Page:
Representative Inslee Stands Up for National Parks, Joins NPCA in Denouncing Dangerous Mining Provision in House Budget Bill

 
PRESS RELEASE
  FOR IMMEDIATE RELEASE
Date:   December 2, 2005
Contact:   Sean Smith, NPCA, 206-903-1444 ext. 21


Representative Inslee Stands Up for National Parks, Joins NPCA in Denouncing Dangerous Mining Provision in House Budget Bill

- Statement by Sean Smith, Northwest Regional Director, National Parks Conservation Association:

“We appreciate Representative Inslee’s holding this press conference today to talk about the dangerous provision in the U.S. House of Representatives proposed budget reconciliation legislation (H.R. 4241) that could sell national park lands for mining and commercial development.

“Even after the public outcry denouncing legislation the House Resource Committee drafted to sell off 15 national parks and commercialize the entire system, and despite assurances by House Resources Committee Chairman Richard Pombo that the reconciliation package he proposed would not make any national park lands available for sale, alarming provisions that would allow mining companies, real estate developers, or others to patent or purchase land in a number of national parks as well as other public lands and then develop it as they see fit lies tucked away in the House version of the bill (Sections 6202 and 6204).

“Specifically, Section 6202 would lift the moratorium on patenting of mining claims, including unpatented claims within national park boundaries. Under Section 6204, claims would be allowed to be patented for any purpose that would ‘facilitate sustainable economic development;’ would not have to contain valuable minerals; and could be claimed in huge blocks. This selling off and carving up of park lands would impact the experiences of park visitors, mar scenic vistas, threaten wildlife and cultural and historic resources, and increase development within the parks—all counter to the efforts of the National Park Service to preserve America’s national park lands for present and future generations.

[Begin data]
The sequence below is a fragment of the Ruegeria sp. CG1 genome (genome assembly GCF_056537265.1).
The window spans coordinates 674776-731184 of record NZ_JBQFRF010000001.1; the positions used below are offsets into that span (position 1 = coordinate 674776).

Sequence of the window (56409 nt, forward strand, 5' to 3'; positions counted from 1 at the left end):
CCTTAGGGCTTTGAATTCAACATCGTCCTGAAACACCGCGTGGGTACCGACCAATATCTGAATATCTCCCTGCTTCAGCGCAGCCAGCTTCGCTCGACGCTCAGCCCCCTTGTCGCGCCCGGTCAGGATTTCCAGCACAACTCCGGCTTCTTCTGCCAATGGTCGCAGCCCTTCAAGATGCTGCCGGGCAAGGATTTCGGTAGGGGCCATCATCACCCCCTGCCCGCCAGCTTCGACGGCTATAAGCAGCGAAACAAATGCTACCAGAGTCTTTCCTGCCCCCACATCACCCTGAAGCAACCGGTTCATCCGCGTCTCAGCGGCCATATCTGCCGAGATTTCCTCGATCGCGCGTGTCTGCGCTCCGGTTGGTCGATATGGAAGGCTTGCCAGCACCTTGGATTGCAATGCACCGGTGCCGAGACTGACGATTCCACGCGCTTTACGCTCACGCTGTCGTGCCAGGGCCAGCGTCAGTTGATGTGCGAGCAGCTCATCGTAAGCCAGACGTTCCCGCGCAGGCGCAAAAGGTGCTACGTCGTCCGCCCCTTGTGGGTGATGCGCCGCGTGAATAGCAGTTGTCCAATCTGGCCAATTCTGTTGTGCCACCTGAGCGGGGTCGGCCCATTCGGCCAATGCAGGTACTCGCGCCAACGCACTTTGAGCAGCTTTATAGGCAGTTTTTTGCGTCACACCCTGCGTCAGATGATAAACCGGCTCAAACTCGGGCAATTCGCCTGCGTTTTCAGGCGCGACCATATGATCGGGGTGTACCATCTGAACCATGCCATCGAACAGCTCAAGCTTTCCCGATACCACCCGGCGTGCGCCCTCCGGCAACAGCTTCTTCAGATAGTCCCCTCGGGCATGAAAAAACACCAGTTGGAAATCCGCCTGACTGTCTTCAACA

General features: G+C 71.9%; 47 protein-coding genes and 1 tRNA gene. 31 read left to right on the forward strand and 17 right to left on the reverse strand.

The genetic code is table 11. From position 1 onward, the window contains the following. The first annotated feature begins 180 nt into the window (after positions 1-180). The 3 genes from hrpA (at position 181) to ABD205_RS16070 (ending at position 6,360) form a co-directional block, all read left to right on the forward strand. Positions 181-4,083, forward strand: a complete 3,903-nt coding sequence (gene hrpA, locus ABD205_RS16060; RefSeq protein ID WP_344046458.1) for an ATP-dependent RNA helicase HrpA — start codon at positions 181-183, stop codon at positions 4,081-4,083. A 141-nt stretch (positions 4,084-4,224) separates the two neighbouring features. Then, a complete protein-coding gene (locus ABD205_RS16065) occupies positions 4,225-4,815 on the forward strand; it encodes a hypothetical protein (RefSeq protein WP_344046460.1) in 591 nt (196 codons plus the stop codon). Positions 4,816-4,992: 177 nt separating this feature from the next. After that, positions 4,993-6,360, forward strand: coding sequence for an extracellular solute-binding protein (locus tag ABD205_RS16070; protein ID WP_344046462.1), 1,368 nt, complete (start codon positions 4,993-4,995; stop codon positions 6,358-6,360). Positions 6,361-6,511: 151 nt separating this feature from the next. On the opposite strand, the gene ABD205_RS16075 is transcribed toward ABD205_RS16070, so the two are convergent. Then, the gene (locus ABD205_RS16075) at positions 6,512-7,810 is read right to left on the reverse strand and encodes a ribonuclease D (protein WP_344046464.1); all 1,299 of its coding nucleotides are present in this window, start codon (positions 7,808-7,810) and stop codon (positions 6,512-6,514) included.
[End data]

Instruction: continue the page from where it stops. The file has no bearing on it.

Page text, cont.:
“While there are no unpatented mining claims within national parks in the state of Washington, there are more than 650 unpatented claims in parks throughout the west, from Wrangell-St. Elias in Alaska down to Mojave National Preserve in California.

“Lands outside the parks are also at risk. Here in Washington, there are approximately a dozen claims totaling more than 200 acres within five miles of North Cascades National Park, eight claims totaling 100 acres within five miles of Mount Rainier National Park, and at Crater Lake approximately a whopping 750 historic claims within 5 miles of the park that could be exploited.

“These claims may also make it difficult to complete the national park system. Given the Park Service’s difficulties in dealing with existing claims and other inholdings, it is unlikely the Service would recommend lands riddled with mining claims for inclusion in the system.

“Further, this bill makes it possible for non-mining interests to privatize national park lands. Nothing in the bill language prevents current patent holders from selling their park claims to third parties, allowing for commercial development.

“In addition, the bill hugely short-changes taxpayers. While it increases the cost of formally patenting mining claims, it does not require patent holders to pay any royalties to the American public for the minerals extracted. Potentially, this means minerals of untold value could be sold by the federal government for a fraction of their worth.

“Across the West, people are coming out in opposition to these changes. Just yesterday six Western governors, including Washington’s Christine Gregoire sent a letter to the Senate Budget Committee urging the removal of the House Mining subtitle from the Deficit Reduction Act of 2005. Specifically, these governors are concerned that the changes would undermine local planning efforts and the ability of average citizens to enjoy public lands.

“This massive corporate giveaway of our public lands and national heritage essentially places a FOR SALE sign on our national parks. We should be working to preserve and invest in our national parks, not put them on the auction block. All of Congress should join Rep. Inslee in rejecting this harmful provision.”


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